I think the main thing both teachers and parents can do to foster a love of reading in children, is to be reading role models. Genuine enthusiasm is infectious: show children that reading is something you choose to do with your valuable time. If you can give small children magical experiences with stories, they will always see books as something wonderful. Reading together is important too – not as a chore to trudge through their obligatory pages of reading homework – but as a special time to share, enjoy and discuss a story together. For teachers, I think it is partly about valuing books in the classroom, reading aloud to classes and making reading time a priority. Again, I think the combination of enthusiasm and the communal element are very important here – so youngsters experience the drama and excitement of sharing a gripping tale with friends.
How would you envisage teachers using your book in their classrooms? Do any activities or ideas spring to mind?
Our Castle by the Sea works as a class reader – just to enjoy the story, or it works brilliantly for a class studying the Second World War as a topic as there are so many opportunities to investigate real historical events. It could also be used as a literary study to explore language techniques and inspire students’ own creative writing. I’ve filmed some author masterclasses for the awesome teachers’ resource site Authorfy and they’ve also got a scheme of work teachers can download.
Children are always fascinated by authors and seem to always want to know where they get their ideas from. So, on behalf of all the children I’ve ever taught, where do you get your ideas and inspiration from?!
I get my inspiration from lots of different places. I often begin with a work of art – a book, a painting or a piece of music – these can be wonderful starting points to inspire ideas. The Secret of Nightingale Wood began with a short story called The Yellow Wallpaper by Charlotte Perkins Gilman, and Our Castle by the Sea started with this beautiful painting of the lantern room in the Belle Tout lighthouse, by Eric Ravilious…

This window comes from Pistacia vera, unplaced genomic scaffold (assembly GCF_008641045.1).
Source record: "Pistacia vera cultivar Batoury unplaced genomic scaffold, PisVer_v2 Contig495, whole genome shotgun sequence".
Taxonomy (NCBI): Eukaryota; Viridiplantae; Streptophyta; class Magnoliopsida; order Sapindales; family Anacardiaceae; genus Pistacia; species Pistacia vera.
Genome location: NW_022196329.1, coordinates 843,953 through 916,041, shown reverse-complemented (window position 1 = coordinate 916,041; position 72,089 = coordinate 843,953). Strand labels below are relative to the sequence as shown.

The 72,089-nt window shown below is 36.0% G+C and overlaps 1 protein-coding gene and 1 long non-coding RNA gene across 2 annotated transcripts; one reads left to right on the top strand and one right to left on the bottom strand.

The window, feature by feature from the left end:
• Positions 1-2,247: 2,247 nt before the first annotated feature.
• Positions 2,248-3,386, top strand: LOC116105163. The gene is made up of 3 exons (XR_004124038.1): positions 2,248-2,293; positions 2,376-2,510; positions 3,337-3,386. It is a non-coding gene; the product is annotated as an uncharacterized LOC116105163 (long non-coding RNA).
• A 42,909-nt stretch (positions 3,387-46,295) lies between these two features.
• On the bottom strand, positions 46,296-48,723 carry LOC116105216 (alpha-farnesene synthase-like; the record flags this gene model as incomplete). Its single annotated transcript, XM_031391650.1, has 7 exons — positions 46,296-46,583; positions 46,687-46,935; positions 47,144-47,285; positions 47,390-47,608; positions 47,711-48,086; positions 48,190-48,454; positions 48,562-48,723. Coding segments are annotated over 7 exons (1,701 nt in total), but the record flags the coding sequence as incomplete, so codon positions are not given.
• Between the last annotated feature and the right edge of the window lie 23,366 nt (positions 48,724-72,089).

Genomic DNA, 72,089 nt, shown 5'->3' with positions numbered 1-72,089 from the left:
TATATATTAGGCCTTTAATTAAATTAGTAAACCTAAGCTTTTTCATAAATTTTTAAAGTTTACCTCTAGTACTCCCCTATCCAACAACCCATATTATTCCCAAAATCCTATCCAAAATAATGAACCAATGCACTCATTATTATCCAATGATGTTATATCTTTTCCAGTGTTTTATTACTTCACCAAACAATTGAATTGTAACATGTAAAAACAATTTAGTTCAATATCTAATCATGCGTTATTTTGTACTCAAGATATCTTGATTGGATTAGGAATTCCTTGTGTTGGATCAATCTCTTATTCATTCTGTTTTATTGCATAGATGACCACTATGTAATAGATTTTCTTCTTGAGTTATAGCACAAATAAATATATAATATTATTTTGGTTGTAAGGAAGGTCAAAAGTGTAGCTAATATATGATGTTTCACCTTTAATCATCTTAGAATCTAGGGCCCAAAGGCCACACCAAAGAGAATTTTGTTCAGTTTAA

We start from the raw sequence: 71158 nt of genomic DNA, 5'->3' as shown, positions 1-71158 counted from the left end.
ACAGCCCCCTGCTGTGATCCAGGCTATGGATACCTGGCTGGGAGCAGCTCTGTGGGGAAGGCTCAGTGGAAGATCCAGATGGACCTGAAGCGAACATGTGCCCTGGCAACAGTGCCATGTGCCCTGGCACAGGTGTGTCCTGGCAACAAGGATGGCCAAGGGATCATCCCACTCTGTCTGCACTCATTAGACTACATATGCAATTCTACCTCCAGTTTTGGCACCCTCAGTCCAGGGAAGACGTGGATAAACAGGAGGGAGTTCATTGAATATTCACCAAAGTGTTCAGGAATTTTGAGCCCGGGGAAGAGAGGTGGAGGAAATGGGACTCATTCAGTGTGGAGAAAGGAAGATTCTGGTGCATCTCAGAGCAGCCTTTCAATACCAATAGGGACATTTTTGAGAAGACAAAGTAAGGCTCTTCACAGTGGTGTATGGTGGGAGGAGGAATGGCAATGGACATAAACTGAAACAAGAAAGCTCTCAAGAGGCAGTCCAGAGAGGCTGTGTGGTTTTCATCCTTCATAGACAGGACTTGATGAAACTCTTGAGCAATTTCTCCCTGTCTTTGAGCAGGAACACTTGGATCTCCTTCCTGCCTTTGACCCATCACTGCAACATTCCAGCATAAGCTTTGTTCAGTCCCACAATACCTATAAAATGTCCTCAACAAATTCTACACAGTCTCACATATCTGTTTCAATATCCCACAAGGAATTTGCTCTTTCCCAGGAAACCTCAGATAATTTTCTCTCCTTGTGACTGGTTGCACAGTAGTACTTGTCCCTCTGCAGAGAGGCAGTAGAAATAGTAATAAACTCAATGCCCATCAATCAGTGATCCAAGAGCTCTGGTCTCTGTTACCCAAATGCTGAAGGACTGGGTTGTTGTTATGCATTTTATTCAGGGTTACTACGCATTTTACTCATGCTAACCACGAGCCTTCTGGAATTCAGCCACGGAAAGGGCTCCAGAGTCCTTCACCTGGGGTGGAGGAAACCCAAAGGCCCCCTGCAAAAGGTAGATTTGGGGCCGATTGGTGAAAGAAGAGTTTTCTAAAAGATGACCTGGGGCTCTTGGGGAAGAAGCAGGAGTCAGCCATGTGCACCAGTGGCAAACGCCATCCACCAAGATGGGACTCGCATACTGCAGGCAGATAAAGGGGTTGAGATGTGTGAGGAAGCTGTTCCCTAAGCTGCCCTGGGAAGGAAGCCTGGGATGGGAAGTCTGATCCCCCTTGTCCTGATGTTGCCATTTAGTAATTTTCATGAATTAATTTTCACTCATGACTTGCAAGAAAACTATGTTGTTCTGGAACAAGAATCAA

What advice would you give to any budding young authors?
I always tell budding young writers that inspiration can come from all sorts of places… Daydream. Listen to conversations on buses, and gaze out of the window on trains. Notice things that other people miss, and always keep a notebook handy. Read lots of good books – and some bad books too so that you learn the difference! Be brave with your writing – make bold language choices. Make sure everything you write feels honest. Never forget your reader: your reader is the most important person in the world.
Apart from your own book, is there another book or author you would recommend to children that you’ve enjoyed recently?
I’m currently reading Hilary McKay’s The Skylarks’ War which is the most beautifully written family story, set at the beginning of the Twentieth Century, encompassing the First World War. The characters are so very real that you will love them and miss them and they will break your heart.
Finally, can you describe your new book Our Castle by the Sea in three words?
Our Castle by the Sea is about:
Loyalty, a legend, and a lighthouse.
Thank you, Lucy for taking the time to answer these questions with some detail, passion and enthusiasm!